[HTML2]Andy Baio is perhaps best known on the Web for three things: starting the Star Wars Kid meme, creating Upcoming (which he later sold to Yahoo!), and sharing interesting tidbits via Waxy.org. Not necessarily in that order.
What’s not as well known? He lives in Portland, Oregon.
Now, Andy will likely be known for something else entirely: helping lead a new “crowdfunding” startup called Kickstarter.
I’ve been on the board for over a year, helping find the development team and providing some guidance on tech, design, and community issues. And in the last year, watching the site evolve was an amazing experience, from an idea to a website with the potential to change the way things are made.
Needless to say, the Kickstarter folks are excited about the hire, too:
Andy has built a sterling reputation as an excellent journalist, an outspoken advocate for openness in web technology, and an influential thinker…. Obviously we are thrilled by the addition of Andy to the team (he has served on our board over the past year), as well as the values that he brings: openness, transparency and a history of consumer advocacy. We look forward to growing Kickstarter together.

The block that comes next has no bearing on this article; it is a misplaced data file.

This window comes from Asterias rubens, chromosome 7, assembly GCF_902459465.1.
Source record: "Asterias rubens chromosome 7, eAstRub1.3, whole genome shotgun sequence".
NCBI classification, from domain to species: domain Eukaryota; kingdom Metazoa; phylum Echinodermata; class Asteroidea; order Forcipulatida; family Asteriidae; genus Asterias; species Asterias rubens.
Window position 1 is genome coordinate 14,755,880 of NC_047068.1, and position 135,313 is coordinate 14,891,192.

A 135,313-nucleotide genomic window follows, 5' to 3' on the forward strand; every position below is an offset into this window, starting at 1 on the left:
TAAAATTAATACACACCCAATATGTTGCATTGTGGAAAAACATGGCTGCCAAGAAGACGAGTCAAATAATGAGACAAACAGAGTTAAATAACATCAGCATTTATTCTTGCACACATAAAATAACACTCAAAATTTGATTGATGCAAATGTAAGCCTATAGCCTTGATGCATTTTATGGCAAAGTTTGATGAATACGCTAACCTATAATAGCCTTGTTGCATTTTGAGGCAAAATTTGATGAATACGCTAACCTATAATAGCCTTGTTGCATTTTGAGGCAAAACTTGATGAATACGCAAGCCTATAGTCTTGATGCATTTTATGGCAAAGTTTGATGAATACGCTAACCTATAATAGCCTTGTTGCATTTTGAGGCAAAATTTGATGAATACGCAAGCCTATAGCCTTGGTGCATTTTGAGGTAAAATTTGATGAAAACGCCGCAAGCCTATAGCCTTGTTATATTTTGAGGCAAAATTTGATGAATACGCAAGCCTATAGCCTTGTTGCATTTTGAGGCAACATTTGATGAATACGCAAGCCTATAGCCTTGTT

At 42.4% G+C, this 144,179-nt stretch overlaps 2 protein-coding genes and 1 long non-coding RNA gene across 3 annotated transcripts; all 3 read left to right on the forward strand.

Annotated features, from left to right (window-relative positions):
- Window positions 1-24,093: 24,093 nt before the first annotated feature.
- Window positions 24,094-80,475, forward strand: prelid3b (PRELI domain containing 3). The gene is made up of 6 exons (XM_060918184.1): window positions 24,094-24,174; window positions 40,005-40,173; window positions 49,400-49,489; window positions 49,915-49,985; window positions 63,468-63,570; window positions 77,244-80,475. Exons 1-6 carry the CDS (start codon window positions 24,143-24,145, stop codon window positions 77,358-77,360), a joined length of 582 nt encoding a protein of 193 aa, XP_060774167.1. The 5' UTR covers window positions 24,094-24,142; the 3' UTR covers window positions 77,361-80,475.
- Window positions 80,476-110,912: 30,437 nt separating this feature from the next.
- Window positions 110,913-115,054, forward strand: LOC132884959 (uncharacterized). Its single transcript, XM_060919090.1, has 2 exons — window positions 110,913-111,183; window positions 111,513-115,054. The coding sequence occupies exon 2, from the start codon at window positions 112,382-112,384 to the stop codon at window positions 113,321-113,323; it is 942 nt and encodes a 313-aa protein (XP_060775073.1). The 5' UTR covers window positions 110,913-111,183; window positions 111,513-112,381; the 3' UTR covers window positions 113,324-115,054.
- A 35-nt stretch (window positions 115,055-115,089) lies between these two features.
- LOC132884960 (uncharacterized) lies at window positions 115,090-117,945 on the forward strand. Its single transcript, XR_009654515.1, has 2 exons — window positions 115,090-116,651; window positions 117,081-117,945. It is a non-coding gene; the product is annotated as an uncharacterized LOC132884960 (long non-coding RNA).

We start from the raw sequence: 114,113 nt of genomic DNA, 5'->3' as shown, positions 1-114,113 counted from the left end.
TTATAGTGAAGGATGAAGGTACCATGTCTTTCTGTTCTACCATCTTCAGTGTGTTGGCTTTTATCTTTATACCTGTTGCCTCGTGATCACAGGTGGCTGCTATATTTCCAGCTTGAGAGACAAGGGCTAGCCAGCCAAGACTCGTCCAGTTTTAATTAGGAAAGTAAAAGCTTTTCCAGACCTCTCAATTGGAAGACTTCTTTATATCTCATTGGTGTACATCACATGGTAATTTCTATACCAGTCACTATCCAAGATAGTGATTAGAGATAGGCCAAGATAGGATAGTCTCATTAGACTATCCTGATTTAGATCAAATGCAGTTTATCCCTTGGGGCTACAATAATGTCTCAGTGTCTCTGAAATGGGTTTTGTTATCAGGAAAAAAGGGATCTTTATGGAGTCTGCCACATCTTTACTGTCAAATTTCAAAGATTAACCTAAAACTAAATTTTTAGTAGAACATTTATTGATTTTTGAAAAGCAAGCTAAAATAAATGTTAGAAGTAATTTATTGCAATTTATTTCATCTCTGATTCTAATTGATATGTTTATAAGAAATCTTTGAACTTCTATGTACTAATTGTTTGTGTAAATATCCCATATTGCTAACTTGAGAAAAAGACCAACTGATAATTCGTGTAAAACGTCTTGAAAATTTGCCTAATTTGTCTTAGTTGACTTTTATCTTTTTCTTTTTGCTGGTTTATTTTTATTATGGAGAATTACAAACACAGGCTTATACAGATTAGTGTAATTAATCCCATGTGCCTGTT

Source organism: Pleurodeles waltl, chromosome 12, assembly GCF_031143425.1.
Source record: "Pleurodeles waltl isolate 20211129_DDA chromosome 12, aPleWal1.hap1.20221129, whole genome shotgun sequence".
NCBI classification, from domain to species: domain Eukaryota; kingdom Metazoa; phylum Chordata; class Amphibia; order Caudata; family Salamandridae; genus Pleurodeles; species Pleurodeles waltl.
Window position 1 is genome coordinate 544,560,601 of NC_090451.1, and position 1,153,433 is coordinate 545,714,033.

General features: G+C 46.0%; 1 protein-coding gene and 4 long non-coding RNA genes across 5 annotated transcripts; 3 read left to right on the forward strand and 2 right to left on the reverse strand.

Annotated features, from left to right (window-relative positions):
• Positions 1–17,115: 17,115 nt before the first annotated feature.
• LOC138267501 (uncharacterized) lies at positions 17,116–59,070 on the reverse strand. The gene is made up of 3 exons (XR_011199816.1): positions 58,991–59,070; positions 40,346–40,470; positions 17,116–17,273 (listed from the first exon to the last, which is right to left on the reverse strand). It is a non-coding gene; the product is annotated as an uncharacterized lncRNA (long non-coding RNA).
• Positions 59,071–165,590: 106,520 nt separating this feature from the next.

So what does New-York-based Kickstarter do? Well, it helps people—would-be entrepreneurs or otherwise—find the funding they need to bring their projects into being.
Since our launch ten weeks ago, over $250,000 has been pledged to make everything from books, magazines, albums (and album reissues), plays, films, art projects, zombie iPhone apps, and more. (Not to mention, my own Kind of Bloop album.) And keep in mind, the site’s still invite-only!
Not only that, but you can see what projects your peers are pursuing—and what they’re backing.
Although they’re currently in the “invite only” stage, Kickstarter plans to open to the public next month. And while I’m sure it goes without saying, I’ll state the obvious anyway: it would be great to see some Portland and Silicon Forest startups pitching their ideas on Kickstarter.
(Image courtesy Adactio. Used under Creative Commons.)
(Hat tip Marshall Kirkpatrick)